11:10, 16 October

Climbs to Four Month High as IMF Cuts Growth Forecasts

Gold has enjoyed a solid surge higher in the last week or so moving to its highest levels in nearly four months, after being content to trade right around the key $1200 level for an extended period. It has received both support and resistance from this level in the last couple of months and didn’t appear to be in any rush to move too far away. The $1240 level was significant several months ago when gold received some short-term support there and subsequent resistance, so it may struggle again at this level should it rally a little higher.


Given the amount of time that gold consolidated around the $1200 level, it wouldn’t surprise anyone if it continued to do that should gold ease lower from its recent surge higher. Throughout the second half of June gold dropped sharply to fall to a then low for 2018 below $1240 before being propped up at this level. The key level of $1240 had been a steady rock of support in the last 12 months for gold so it is likely to offer some reasonable selling should it continue to rally higher.

After falling for several years up until the end of 2015, which saw it fall from its all-time highs down to around $1050, gold has done well in the last few years to regain some of those losses, although it is really returning the gains in the last few months. It had climbed back above $1300 on several occasions since then and generally in the last 15 months it had been steadily climbing higher from around $1100.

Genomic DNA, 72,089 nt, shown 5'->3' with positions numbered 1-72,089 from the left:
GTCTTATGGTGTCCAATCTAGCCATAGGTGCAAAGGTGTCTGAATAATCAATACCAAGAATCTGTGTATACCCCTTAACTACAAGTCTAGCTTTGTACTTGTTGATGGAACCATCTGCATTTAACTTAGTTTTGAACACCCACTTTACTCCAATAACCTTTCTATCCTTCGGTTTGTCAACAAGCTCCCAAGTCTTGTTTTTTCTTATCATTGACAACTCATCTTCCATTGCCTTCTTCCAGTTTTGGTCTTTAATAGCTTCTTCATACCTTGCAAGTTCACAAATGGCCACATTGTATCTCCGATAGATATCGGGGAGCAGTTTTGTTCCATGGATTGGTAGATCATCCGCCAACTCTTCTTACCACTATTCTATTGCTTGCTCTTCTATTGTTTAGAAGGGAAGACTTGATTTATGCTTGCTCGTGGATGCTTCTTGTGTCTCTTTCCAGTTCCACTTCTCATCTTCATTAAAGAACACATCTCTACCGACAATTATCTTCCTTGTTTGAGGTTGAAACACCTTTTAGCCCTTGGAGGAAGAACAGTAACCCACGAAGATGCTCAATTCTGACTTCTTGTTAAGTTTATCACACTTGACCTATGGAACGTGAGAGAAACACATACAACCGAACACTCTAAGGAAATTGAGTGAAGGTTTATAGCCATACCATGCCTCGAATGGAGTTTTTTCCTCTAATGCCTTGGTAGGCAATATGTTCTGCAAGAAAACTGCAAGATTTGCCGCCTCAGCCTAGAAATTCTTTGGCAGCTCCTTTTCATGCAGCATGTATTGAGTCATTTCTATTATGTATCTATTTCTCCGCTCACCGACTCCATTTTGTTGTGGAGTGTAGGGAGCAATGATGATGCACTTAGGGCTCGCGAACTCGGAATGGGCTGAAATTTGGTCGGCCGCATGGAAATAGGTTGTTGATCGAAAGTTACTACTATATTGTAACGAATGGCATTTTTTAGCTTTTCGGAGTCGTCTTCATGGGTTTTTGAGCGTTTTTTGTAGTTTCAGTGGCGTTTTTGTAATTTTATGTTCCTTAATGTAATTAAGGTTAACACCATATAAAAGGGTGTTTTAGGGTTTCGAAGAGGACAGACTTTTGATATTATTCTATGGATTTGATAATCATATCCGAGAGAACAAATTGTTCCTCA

Gold prices have been given a small boost as the International Monetary Fund (IMF) has cut its global growth forecasts. The IMF has suggested that trade tensions between the U.S. and its trading partners have started to hit economic activity worldwide. The IMF said the global economy is now expected to grow at 3.7% this year and next year, which is 0.2% points from an earlier forecast. Maurice Obstfeld, the IMF chief economist, said in a prepared speech that earlier projections now appear to be "over-optimistic" given that risks from "further disruptions in trade policies" have become more prominent."Two major regional trade arrangements are in flux — NAFTA (where a new trilateral agreement awaits legislative approval) and the European Union (with the latter negotiating the terms of Brexit). U.S. tariffs on China, and more broadly on auto and auto part imports, may disrupt established supply chains, especially if met by retaliation," he said."The impacts of trade policy and uncertainty are becoming evident at the macroeconomic level, while anecdotal evidence accumulates on the resulting harm to companies. Trade policy reflects politics, and politics remain unsettled in several countries, posing further risks," he added.